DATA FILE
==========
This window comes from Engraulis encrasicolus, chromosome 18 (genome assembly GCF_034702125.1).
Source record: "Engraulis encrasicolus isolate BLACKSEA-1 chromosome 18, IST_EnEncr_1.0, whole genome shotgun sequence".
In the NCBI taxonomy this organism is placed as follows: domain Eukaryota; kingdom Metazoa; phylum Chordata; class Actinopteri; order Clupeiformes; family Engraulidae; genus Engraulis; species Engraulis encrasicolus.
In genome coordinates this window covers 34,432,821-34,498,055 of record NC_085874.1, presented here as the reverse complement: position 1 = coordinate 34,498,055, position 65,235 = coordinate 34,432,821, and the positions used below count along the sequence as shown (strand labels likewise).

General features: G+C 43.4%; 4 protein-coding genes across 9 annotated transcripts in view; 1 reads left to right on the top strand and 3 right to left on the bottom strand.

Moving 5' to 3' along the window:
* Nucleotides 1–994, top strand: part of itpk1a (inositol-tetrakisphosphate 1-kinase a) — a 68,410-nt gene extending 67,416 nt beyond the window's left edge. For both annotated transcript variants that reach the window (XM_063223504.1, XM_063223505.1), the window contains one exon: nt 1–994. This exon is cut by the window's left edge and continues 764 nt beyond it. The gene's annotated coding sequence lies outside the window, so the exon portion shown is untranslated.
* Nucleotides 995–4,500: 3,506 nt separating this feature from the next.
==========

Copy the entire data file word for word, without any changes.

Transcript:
This window comes from Engraulis encrasicolus, chromosome 18 (genome assembly GCF_034702125.1).
Source record: "Engraulis encrasicolus isolate BLACKSEA-1 chromosome 18, IST_EnEncr_1.0, whole genome shotgun sequence".
In the NCBI taxonomy this organism is placed as follows: domain Eukaryota; kingdom Metazoa; phylum Chordata; class Actinopteri; order Clupeiformes; family Engraulidae; genus Engraulis; species Engraulis encrasicolus.
In genome coordinates this window covers 34,432,821-34,498,055 of record NC_085874.1, presented here as the reverse complement: position 1 = coordinate 34,498,055, position 65,235 = coordinate 34,432,821, and the positions used below count along the sequence as shown (strand labels likewise).

General features: G+C 43.4%; 4 protein-coding genes across 9 annotated transcripts in view; 1 reads left to right on the top strand and 3 right to left on the bottom strand.

Moving 5' to 3' along the window:
* Nucleotides 1–994, top strand: part of itpk1a (inositol-tetrakisphosphate 1-kinase a) — a 68,410-nt gene extending 67,416 nt beyond the window's left edge. For both annotated transcript variants that reach the window (XM_063223504.1, XM_063223505.1), the window contains one exon: nt 1–994. This exon is cut by the window's left edge and continues 764 nt beyond it. The gene's annotated coding sequence lies outside the window, so the exon portion shown is untranslated.
* Nucleotides 995–4,500: 3,506 nt separating this feature from the next.